Kathmandu, Dec 12 (IANS) At a time when India’s newly issued cross-border trade of electricity has raised several eyebrows in Nepal, the Indian Embassy in Kathmandu said on Monday that it will facilitate and promote such cross-border power trade with greater transparency in regulatory approaches.
After the Indian Ministry of Power issued new guidelines on December 10, Nepali media started reporting that it has many discriminatory provisions that prohibit private hydropower developers in Nepal from exporting electricity to India with a one-time approval.
The new guidelines state that only companies in Nepal which are wholly owned by the Indian government or the private sector, or private companies with 51 per cent or higher Indian stake would be eligible to export power to India and these companies will be given one-time approval to sell power to India.
Nepal has decided to talk with India on this, according to the media reports. At rpesent, India has cross-border trade of electricity with Bangladesh, Bhutan, Nepal and Myanmar.
The embassy, while clarifying the Indian position said, “The guidelines specify the institutional framework and the required processes to facilitate power trade. It also broadly specifies about the participating entities and provisions have been made such that maximum entities get opportunity to trade electricity with India.”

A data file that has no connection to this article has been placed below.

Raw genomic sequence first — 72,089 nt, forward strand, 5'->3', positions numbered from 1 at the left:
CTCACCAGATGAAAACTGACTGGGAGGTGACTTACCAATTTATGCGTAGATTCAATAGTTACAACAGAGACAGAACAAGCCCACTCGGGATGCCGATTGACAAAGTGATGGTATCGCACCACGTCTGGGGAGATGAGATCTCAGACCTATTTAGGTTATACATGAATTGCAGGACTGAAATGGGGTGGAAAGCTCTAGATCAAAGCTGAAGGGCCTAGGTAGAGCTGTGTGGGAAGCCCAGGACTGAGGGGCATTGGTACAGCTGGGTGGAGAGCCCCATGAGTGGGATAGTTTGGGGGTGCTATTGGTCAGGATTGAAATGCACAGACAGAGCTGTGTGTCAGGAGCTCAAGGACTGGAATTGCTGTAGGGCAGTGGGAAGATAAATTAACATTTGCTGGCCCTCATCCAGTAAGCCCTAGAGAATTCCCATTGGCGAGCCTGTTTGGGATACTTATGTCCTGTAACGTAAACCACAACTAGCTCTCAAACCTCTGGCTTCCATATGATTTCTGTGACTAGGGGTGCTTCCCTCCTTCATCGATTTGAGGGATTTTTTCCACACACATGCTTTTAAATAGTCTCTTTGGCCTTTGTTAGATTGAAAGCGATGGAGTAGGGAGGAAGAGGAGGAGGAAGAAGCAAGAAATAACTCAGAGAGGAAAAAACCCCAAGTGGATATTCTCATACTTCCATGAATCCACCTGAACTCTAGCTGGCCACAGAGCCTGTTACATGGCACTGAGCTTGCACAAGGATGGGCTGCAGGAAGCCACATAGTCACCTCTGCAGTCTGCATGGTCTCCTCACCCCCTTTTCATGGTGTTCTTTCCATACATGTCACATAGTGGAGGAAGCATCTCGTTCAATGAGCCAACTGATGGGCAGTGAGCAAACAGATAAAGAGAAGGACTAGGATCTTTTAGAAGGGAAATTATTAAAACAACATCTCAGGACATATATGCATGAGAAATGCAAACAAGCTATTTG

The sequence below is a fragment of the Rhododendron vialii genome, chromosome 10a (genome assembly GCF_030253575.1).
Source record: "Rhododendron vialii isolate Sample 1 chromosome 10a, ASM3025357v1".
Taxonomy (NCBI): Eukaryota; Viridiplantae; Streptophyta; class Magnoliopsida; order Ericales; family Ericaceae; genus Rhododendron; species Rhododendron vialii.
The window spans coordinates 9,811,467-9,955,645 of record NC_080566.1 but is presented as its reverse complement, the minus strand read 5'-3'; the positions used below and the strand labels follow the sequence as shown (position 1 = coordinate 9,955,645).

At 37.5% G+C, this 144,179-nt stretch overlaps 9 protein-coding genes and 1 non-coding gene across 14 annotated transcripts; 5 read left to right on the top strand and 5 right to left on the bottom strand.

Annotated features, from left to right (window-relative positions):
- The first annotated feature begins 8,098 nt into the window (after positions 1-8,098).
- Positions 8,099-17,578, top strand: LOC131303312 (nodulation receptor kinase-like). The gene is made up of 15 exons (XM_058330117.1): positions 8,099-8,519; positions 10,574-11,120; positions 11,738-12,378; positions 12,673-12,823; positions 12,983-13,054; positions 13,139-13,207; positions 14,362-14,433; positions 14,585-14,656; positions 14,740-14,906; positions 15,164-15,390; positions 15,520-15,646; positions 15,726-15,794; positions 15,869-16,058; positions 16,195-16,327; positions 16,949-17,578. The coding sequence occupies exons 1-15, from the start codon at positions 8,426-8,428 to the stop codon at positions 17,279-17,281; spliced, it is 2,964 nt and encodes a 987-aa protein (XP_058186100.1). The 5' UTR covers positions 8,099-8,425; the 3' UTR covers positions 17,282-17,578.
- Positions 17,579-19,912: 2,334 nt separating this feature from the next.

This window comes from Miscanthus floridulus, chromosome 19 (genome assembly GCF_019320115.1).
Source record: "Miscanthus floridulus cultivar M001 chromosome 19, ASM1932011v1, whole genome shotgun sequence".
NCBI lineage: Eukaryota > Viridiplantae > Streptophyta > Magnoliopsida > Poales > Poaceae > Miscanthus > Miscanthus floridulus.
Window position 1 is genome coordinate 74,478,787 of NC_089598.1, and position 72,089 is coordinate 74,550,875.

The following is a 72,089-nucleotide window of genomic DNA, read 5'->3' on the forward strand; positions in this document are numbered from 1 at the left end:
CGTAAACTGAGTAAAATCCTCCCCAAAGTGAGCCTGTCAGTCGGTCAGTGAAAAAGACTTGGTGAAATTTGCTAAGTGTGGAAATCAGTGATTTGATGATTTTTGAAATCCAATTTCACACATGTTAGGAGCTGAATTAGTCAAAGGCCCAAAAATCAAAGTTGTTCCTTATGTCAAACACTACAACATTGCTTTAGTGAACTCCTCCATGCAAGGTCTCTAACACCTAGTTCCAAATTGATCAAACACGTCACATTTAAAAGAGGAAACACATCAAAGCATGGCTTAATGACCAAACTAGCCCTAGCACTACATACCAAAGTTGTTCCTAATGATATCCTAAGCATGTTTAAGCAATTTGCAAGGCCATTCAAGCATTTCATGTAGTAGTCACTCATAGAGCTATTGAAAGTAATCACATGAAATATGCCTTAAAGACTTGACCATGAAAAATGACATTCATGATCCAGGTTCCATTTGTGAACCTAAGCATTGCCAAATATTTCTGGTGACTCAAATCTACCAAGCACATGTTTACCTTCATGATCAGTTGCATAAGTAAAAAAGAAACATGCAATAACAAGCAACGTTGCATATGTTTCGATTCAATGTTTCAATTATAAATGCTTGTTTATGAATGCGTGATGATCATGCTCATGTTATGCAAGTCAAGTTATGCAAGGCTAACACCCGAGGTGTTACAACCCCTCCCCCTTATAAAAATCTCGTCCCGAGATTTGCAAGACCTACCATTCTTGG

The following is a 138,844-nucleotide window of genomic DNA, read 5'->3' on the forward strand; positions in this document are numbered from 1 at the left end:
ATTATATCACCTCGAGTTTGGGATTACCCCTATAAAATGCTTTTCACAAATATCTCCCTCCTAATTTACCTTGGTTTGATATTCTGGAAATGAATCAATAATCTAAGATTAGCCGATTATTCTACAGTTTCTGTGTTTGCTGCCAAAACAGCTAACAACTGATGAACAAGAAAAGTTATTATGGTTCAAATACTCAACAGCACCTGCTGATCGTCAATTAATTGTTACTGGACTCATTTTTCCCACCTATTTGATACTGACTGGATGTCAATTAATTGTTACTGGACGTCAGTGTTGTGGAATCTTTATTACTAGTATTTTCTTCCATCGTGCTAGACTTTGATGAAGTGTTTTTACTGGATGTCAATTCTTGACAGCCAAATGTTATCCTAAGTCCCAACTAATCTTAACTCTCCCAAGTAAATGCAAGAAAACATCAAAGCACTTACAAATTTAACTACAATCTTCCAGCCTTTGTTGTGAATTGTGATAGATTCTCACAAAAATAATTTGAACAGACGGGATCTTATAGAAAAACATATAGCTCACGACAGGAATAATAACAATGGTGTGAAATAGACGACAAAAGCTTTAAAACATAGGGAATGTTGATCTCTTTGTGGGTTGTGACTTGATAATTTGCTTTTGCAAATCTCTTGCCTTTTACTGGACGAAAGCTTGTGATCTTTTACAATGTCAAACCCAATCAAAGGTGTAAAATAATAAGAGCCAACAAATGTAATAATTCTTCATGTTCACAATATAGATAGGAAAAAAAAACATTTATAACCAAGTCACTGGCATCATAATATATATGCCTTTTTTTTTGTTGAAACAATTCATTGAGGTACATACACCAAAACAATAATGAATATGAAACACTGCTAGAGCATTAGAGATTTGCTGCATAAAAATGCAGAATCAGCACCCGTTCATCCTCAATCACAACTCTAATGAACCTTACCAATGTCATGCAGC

It stated that under ease of doing business, India has simplified the process for all the government-owned companies of the neighbouring countries, but this does not debar other entities from participating in the trade of electricity.
“The guidelines also facilitate determination of tariff for such trade of electricity.”
Even though the power exchanges are not operational in the neighbouring countries and they do not have significant experience of trading power through the power exchanges, India has taken lead in promoting trade of electricity with neighbouring countries through Indian Power Exchanges.
“The modalities and products of such power trade through the exchanges will be as per the extant power market regulations.”
The guidelines also talk about the transmission system, scheduling and accounting, grid operation safety and security, etc.
The present guidelines give broad contours on cross-border trade of electricity. The detail process and procedure will be made more transparency through the regulations, which will be issued shortly by Central Electricity Regulatory Commission (CERC), the Indian mission stated.
Reports in media, citing guidelines, said that private companies owned by Nepali or third country developers wishing to export power to the Indian market can do so only after obtaining the approval of the designated authority on a case-to-case basis.
With the issuance of these guidelines, it is expected that the hydropower potential of the neighbouring countries, which has not been harnessed over the years, will be developed on fast track basis as the stakeholders, including financers, would be having transparency in the utilisation of such power projects, the statement claimed.
The embassy said that the guidelines are based broadly on the experience gained over the years.
At present, India’s the trade of electricity with neighbouring countries has increased manifold. Particularly with Bangladesh, India has been able to supply 6 Billion Unit (BU) of power within a span of three years and is considering to enhance this supply.
Around 2 BU of electricity has been supplied to Nepal in the past two years. Many more cross-border inter-connections have been planned and would be implemented in shortest possible time with a view to enhancing power trade.